6. 6. Cons of Wind Energy turbines can get damaged it does not eliminate electricity problems completely Noise the production of electricity depending upon the speed of the wind Bird and Mortality Location
  7. 7. Global wind energy production capacityThe number of installed wind power plants is increasingevery year and many nations have made plans to makelarge investments wind power in the near future . Overthe last decade, interest in wind power has increaseddramatically in many countries such asDenmark, Spain, Germany, United States, and India
  8. 8. Development of offshore wind power in Europeby the end of 2010, 2,946 MW of offshorewind capacity in 45 wind farms spreadacross nine countries were feeding an estimated10.6 TWh of electricity into the European grid.In 2001 the 50.5 MW of installed offshorecapacity represented 1% of total new European annual wind capacity, the 883 MW installedin 2010 represented 9.5% of the annual Europeanwind energy market
  9. 9. How Wind is Created ?In the day, the air over land heats quickerthan the air over water. The warm air overthe land expands and rises, and the coolerair, which is heavier, takes its place, creatingwind. In the night, the wind’s direction isreversed because the air cools quicker overland than over water.
  10. 10. WindCreated by differencesin air pressures.Flows from areas ofhigh pressure to areasof low pressure.Near equator and pole surfaces winds are weak.Near surface winds occur by pressure gradientsand these gradients cause to temperaturegradients, which lead to strong winds
  11. 11. Parts of a wind turbine Anemometer Blades Brake Controller Gear box Generator Shaft Nacelle Pitch Rotor Tower Yaw drive
  12. 12. How Big is a 2.0 MW Wind Turbine?Throughout the past 20 years, average windturbine ratings have grown almost linearly.with each new generation of wind turbines,the size has grown along the linear curveand has achieved reductions in life-cyclecost of energy
  13. 13. Different Substructures for offshore wind farmsA major difference betweenonshore and offshore wind farmsis the relative complexity and costof civil works, especially thesubstructures required foroffshore turbines.The size and water-depthconstraints ofmanufacturing, transporting andinstalling wind turbines are vitalfactors in determining the currenttechno-economic limitations ofoffshore wind farms.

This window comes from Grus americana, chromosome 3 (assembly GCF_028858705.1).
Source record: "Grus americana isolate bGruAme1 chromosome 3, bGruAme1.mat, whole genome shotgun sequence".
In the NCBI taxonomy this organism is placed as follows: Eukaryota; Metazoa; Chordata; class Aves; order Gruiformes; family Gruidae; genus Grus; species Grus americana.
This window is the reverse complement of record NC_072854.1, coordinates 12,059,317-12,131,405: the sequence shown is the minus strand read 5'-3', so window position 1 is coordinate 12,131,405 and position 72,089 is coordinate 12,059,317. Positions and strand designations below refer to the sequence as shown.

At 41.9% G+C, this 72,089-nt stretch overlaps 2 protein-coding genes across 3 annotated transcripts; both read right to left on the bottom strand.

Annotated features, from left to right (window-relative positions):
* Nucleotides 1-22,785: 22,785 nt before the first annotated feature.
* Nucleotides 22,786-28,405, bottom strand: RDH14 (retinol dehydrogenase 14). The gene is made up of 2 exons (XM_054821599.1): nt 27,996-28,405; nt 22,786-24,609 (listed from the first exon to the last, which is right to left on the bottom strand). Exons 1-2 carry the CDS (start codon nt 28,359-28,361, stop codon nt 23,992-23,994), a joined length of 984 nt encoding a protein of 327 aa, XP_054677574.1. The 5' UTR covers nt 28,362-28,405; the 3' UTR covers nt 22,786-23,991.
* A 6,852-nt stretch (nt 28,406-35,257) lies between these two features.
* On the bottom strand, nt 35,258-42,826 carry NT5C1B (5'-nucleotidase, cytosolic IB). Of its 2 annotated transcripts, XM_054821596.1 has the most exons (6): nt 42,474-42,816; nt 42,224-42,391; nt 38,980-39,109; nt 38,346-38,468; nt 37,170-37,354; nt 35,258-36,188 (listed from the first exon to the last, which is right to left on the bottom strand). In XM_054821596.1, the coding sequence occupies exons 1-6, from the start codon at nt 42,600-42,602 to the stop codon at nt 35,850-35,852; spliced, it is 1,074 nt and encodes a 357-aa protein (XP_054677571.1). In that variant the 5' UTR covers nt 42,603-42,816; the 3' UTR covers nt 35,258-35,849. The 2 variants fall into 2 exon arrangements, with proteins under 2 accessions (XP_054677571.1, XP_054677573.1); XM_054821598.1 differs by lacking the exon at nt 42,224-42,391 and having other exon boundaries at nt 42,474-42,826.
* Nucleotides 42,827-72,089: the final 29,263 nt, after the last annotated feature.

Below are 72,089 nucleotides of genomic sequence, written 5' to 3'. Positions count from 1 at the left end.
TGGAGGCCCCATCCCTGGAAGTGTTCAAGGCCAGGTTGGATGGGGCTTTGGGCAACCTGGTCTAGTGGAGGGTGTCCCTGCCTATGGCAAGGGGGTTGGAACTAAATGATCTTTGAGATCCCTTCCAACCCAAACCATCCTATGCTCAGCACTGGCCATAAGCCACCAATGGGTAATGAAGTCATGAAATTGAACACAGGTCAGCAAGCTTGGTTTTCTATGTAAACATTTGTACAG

14. 14.  Monopiles Substructure designA monopile foundation consists of asingle steel pile which is embedded intothe sea bed.Typically, the turbine tower is mountedonto the foundation via a transitionpiece which itself is fixed on to the pileusing a specialized grouted joint. Gravity-based structuresThey are designed to avoid tensile oruplift forces between the bottom of thesupport structure and the seabed.Gravity structures are usuallycompetitive when the environmentalloads are relatively modest.
  15. 15.  Space frame structuresFor deeper locations, space framestructures are likely to be considered Tripods: The tripod is a standard three-legged structure made of cylindrical steel tubes. Tri-piles: Tri-piles consist of three foundation piles connected via a transition piece to the turbine tower with the transition piece located above the water level. Jackets: they consist of a larger plan area through the majority of the structure
  16. 16. planetary boundary layer (PBL)It is the lowest part of the atmosphere and itsbehavior is directly influenced by its contact with aplanetary surface. In this layer physical quantities isstrong.The PBL is covered by a layer of warmer air, creatingwhat is known as a temperature inversion .
  17. 17.  Abovethe PBL, the wind speed is much more uniform and stronger due to a marked decrease in friction Abovethe PBL the wind is approximately geostrophic (parallel to the isobars)
  18. 18. An ideal location for a wind turbine wouldhave a near constant flow of non-turbulentwind throughout the year and would notsuffer too many sudden powerful bursts ofwind. An important turbine siting factor isaccess to local demand or transmissioncapacity.